Part 2 of Year of the Nationalists can be read here.
Events in Bahrain were not happening in a vacuum. The Bahraini nationalists were part of a broader movement that was taking the entire Arab world by storm. 1954, the year in which the Committee first formed, also saw the start of the Algerian war of independence from France and the ascendency of Gamal Abdel Nasser as Egypt’s uncontested leader. It was in October of that year that the Muslim Brotherhood attempted to assassinate Nasser during a speech being broadcast over radio to millions of Egyptian and Arab listeners. The gunman fired eight shots at Nasser, but missed every time. “Let them kill me; it does not concern me so long as I have instilled pride, honor and freedom in you.” Nasser’s voice declared through the radio to his listeners, “If Gamal Abdel Nasser should die, each of you shall be Gamal Abdel Nasser.”
In 1956, Nasser’s internal policies hit a major hitch. Much of his government’s domestic policy revolved around the construction of the Aswan Dam, which was expected to create jobs, improve agriculture and generate energy for the country. But Egypt could not fund its construction, costing an estimated $1 billion, on its own. For financial aid, the Egyptian government negotiated a $200 million loan from the World Bank and a commitment from the United States and Great Britain to lend another $200 million.
The intention of the Western powers was to buy influence in internal Egyptian matters, something they sorely needed. This was the height of the Cold War, and there were strong fears that Egypt (part of the Non-Alignment Movement) would fall into Russia’s sphere of influence following a recent purchase of aircrafts and tanks from the Soviet Union. The US tried to make the loan contingent on an Egyptian commitment to stop buying arms from the Soviet Union, but Egypt refused. Nasser dearly wanted to keep his country outside of the Cold War and firmly independent; he would not bend to the whim of either the Americans or the Russians. Indeed, he had only purchased arms from the Soviet Union because they, unlike the Americans, were willing to sell Egypt weapons with no strings attached.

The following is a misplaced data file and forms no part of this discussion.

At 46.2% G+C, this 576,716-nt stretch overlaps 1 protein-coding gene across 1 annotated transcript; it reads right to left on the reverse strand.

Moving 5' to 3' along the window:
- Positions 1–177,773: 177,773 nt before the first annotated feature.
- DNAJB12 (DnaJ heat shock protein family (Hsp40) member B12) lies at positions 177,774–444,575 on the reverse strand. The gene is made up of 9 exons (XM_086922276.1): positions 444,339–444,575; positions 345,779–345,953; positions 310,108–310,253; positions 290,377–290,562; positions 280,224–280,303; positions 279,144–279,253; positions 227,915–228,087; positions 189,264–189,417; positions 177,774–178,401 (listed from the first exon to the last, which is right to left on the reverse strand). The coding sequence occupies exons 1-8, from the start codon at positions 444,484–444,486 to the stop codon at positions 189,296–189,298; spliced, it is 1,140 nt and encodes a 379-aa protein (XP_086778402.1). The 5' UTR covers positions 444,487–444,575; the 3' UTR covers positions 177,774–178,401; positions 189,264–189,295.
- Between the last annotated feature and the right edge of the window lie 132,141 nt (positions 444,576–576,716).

Perhaps the plan was to put Egypt in a panic that would force Nasser to come under America or else risk a revolution to overthrow that of his own. On 19 July 1956 and with no prior warning to the Egyptian government, President Eisenhower announced that all American financial aid was being withdrawn from the Aswan Dam project. Nasser had to act quick to save the project. Exactly a week later, on 26 July, he announced that the government was nationalising the Suez Canal.
The Canal, built with the backing of French investors in the 19th century, was a public company listed in France. Its largest shareholder was the British government. As Nasser pledged the Canal’s extensive revenues (£35 million per annum) for the the Aswan Dam project, the once-great powers furiously plotted vengeance. The day after nationalisation, the French minister of defence called his counterpart in Israel and invited him to participate in a tripartite attack on Egypt for a return of the Canal in French and British hands. Shimon Peres, then director-general of the Israeli Ministry of Defence, was not in a position to commit Israel to war, but gave an encouraging reply and took the matter to those higher up the chain of command. With the phone-call between the two ministers of defence concluded optimistically, the French approached the British with their plan. Continue reading